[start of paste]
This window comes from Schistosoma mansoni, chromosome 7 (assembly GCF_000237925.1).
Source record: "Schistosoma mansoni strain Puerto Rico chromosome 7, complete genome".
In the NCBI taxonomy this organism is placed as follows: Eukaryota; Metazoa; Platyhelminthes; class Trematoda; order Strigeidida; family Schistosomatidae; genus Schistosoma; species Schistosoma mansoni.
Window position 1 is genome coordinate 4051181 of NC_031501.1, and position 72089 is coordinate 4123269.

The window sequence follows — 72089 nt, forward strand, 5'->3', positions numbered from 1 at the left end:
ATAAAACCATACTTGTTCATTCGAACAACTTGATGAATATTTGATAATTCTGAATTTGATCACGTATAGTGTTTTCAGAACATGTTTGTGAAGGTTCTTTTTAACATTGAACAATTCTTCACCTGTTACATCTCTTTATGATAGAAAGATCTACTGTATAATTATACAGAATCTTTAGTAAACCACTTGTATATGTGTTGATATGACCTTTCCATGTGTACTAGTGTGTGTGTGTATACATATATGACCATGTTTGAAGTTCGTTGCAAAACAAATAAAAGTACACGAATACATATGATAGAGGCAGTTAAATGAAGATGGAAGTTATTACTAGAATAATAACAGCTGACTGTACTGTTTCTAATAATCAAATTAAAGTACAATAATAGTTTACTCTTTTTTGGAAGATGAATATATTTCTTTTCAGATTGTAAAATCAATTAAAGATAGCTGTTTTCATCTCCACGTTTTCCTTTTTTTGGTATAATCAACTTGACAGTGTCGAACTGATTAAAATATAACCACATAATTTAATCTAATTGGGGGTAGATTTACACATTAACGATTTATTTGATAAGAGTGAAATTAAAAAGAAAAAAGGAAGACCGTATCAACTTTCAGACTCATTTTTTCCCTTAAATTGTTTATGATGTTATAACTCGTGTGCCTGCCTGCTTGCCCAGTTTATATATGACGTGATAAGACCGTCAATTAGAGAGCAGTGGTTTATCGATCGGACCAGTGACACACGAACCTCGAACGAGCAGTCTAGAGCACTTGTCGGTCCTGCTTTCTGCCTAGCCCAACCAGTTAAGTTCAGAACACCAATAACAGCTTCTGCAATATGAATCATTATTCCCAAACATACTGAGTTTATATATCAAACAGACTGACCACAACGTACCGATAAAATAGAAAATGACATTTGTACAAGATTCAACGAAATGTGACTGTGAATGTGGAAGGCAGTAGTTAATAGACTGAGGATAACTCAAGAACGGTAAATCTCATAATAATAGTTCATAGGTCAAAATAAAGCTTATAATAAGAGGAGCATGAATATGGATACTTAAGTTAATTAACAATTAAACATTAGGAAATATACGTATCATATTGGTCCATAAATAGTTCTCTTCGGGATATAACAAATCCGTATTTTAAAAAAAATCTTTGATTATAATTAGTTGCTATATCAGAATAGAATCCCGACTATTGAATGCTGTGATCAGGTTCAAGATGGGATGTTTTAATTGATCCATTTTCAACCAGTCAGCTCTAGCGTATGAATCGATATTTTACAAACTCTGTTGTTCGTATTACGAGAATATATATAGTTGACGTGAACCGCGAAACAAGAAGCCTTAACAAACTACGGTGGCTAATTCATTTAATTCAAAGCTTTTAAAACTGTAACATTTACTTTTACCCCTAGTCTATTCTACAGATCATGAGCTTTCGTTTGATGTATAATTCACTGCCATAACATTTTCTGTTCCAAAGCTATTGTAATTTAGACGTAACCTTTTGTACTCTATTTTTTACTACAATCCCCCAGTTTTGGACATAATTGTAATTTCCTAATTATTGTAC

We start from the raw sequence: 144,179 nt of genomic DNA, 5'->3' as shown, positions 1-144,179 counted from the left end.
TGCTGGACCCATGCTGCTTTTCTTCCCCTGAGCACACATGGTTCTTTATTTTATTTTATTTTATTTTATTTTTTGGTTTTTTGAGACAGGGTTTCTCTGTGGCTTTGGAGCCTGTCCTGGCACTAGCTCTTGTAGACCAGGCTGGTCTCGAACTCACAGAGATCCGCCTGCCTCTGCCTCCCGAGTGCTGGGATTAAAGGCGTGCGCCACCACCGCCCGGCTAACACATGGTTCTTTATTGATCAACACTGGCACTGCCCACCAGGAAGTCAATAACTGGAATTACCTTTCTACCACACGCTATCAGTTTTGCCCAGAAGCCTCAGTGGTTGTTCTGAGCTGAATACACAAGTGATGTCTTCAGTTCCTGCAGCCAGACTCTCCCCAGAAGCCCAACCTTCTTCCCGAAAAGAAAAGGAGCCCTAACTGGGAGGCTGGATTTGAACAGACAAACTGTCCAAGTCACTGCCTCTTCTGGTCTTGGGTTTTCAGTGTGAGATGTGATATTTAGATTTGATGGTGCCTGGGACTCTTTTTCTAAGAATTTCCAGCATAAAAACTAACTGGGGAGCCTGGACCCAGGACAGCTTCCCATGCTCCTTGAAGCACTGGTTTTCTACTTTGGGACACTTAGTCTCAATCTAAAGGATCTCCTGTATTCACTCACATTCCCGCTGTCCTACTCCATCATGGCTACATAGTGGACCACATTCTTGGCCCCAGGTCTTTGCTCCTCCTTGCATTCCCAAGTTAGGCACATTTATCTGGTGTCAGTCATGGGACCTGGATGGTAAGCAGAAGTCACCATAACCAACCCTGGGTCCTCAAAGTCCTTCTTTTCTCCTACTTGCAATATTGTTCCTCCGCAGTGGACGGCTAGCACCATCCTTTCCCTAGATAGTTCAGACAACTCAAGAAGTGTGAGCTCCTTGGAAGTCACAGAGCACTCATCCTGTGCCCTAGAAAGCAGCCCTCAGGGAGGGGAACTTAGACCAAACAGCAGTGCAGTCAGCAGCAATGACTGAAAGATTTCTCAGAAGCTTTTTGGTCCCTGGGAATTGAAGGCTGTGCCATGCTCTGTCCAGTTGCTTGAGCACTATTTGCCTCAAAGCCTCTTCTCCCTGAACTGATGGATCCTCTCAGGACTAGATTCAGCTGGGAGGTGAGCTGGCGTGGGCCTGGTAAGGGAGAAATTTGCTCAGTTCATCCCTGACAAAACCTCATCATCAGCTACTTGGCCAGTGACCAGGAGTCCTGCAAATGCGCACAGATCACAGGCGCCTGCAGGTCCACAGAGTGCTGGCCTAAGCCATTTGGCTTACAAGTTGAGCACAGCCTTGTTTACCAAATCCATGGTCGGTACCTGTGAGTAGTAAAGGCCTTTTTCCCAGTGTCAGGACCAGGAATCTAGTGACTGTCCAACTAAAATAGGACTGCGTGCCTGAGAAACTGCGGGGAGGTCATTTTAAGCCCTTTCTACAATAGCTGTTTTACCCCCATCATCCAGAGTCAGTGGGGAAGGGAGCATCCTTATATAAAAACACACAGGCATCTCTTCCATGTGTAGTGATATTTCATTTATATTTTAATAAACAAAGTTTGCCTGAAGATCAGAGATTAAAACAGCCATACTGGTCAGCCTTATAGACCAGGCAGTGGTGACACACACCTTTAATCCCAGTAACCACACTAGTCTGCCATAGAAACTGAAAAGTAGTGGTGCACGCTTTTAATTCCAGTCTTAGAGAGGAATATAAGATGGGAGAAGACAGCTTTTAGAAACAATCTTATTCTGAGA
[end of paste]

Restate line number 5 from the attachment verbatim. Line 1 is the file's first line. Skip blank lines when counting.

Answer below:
The window sequence follows — 72089 nt, forward strand, 5'->3', positions numbered from 1 at the left end: